One such film that hit me hard as a young teen in the cinema was James Mangold’s Cop Land, a film I partially agreed to see with my brother despite its silly title solely because of an Entertainment Weekly issue that touted its stacked, familiar cast: Ray Liotta from Unlawful Entry! Robert De Niro from The Untouchables! Harvey Keitel from Bad Lieutenant! Sylvester Stallone from Daylight (I only gave Rocky and First Blood a much-belated chance just last year) and Robert Patrick from Terminator 2 too? Sure, why not! While much of the film’s politicking and East Coast context definitely sailed right over my head, it still landed like a punch in the gut. Couple that with also venturing to the cineplex with my brother a mere month later or so to see Curtis Hanson’s hard-boiled L.A. Confidential, not to mention a 9th grade Western Civ teacher that loved to repeat the Lord Acton quote “absolute power corrupts absolutely” ad nauseam,3 I distinctly remember this particular autumn season being a turning point in my understanding of man’s darker nature—and more specifically, its inherent presence in American law enforcement.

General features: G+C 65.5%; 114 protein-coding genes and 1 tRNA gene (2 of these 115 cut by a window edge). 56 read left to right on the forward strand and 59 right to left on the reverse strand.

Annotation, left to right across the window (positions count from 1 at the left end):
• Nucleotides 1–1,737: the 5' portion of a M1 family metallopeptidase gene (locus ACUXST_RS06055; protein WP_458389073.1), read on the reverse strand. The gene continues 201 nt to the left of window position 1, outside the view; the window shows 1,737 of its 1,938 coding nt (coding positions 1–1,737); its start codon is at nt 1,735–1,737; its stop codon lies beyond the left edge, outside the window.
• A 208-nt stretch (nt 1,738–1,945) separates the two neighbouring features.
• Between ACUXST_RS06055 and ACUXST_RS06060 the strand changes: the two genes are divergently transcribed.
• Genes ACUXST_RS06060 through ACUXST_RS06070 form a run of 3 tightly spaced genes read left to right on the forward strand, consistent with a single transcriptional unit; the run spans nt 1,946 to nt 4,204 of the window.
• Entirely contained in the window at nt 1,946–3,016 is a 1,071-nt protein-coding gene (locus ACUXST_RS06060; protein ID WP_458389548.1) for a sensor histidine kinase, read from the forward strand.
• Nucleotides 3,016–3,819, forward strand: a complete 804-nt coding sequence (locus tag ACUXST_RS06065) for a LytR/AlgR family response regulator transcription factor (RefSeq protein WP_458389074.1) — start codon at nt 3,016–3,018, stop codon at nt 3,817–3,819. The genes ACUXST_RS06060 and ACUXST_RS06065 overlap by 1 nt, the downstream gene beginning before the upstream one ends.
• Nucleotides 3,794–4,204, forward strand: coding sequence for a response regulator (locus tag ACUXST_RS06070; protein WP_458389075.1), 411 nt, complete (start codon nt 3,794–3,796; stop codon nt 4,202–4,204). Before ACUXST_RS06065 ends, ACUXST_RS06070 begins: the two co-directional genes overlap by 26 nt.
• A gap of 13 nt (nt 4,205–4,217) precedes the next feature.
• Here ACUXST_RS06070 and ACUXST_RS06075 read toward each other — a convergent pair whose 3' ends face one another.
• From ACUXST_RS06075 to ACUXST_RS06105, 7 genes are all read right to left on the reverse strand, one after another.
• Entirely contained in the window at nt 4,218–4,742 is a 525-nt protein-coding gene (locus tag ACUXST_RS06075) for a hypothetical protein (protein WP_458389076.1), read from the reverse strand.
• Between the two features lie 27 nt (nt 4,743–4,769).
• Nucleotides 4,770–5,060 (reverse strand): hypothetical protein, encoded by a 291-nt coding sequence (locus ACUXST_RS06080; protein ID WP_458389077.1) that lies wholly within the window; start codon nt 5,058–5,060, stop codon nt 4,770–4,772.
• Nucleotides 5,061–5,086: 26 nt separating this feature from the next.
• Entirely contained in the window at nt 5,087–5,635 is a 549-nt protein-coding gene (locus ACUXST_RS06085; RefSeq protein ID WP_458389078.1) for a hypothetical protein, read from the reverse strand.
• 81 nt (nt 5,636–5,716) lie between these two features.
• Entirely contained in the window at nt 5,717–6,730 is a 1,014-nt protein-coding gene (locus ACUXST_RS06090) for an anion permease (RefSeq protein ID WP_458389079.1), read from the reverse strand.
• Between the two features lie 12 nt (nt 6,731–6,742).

What makes Mangold’s ensemble potboiler still so powerful today, and what made it stick with me like gum under a boot back then, is that unlike all its predecessors, and also unlike Hanson’s Oscar-winning period piece of the same year, its willingness to strike an honest balance between redemption for its small town sheriff protagonist Freddy Heflin (Sly in his infamous 40-pounds-heavier play to be taken seriously by the industry again) and brutal, unflinching portrayal of a system of rot and unmitigated toxicity. Taking place in Garrison, New Jersey on the other side of the George Washington Bridge, where NYPD cops exploit a loophole that allows them to work on the force but live in a crime-ridden haven of their own creation away from pesky Internal Affairs investigators like the motivated but half-resigned Moe Tilden (De Niro in a rare role of a stacked filmography that allows him to both play reserved and explosive), Mangold managed as a young director to convince the historically police-friendly monster Harvey Weinstein to keep the basics of this eerily realistic premise in place simply by acquiescing to a Miramax request to insert a voiceover describing the characters as “auxiliary traffic cops” rather than traditional NYPD beat cops.4 It’s a small concession considering that the film also opens with a cold-blooded murder of unarmed Black men by a drunken younger cop hilariously nicknamed Superboy (played with annoyingly pitch-perfect obliviousness by Michael Rappaport) that is then hastily and stupidly covered up by his uncle and fellow officer Ray Donlan (Keitel as a shell of a man).